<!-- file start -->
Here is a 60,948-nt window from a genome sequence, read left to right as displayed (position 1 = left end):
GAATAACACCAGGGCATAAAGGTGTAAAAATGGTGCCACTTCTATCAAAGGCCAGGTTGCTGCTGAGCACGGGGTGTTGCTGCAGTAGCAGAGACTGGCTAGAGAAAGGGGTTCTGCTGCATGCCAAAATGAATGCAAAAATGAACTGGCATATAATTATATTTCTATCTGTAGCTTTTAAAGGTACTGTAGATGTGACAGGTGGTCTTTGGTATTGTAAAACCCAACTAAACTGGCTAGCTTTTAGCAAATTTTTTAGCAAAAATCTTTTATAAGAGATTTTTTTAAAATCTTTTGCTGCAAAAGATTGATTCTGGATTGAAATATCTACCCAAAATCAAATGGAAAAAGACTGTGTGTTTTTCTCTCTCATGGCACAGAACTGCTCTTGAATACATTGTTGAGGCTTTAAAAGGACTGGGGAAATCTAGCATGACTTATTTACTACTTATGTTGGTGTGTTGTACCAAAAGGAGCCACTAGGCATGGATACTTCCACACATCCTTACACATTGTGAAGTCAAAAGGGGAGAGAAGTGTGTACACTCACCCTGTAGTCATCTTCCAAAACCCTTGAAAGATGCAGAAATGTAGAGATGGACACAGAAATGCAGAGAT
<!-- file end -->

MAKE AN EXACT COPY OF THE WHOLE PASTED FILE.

Here is a 60,948-nt window from a genome sequence, read left to right as displayed (position 1 = left end):
GAATAACACCAGGGCATAAAGGTGTAAAAATGGTGCCACTTCTATCAAAGGCCAGGTTGCTGCTGAGCACGGGGTGTTGCTGCAGTAGCAGAGACTGGCTAGAGAAAGGGGTTCTGCTGCATGCCAAAATGAATGCAAAAATGAACTGGCATATAATTATATTTCTATCTGTAGCTTTTAAAGGTACTGTAGATGTGACAGGTGGTCTTTGGTATTGTAAAACCCAACTAAACTGGCTAGCTTTTAGCAAATTTTTTAGCAAAAATCTTTTATAAGAGATTTTTTTAAAATCTTTTGCTGCAAAAGATTGATTCTGGATTGAAATATCTACCCAAAATCAAATGGAAAAAGACTGTGTGTTTTTCTCTCTCATGGCACAGAACTGCTCTTGAATACATTGTTGAGGCTTTAAAAGGACTGGGGAAATCTAGCATGACTTATTTACTACTTATGTTGGTGTGTTGTACCAAAAGGAGCCACTAGGCATGGATACTTCCACACATCCTTACACATTGTGAAGTCAAAAGGGGAGAGAAGTGTGTACACTCACCCTGTAGTCATCTTCCAAAACCCTTGAAAGATGCAGAAATGTAGAGATGGACACAGAAATGCAGAGAT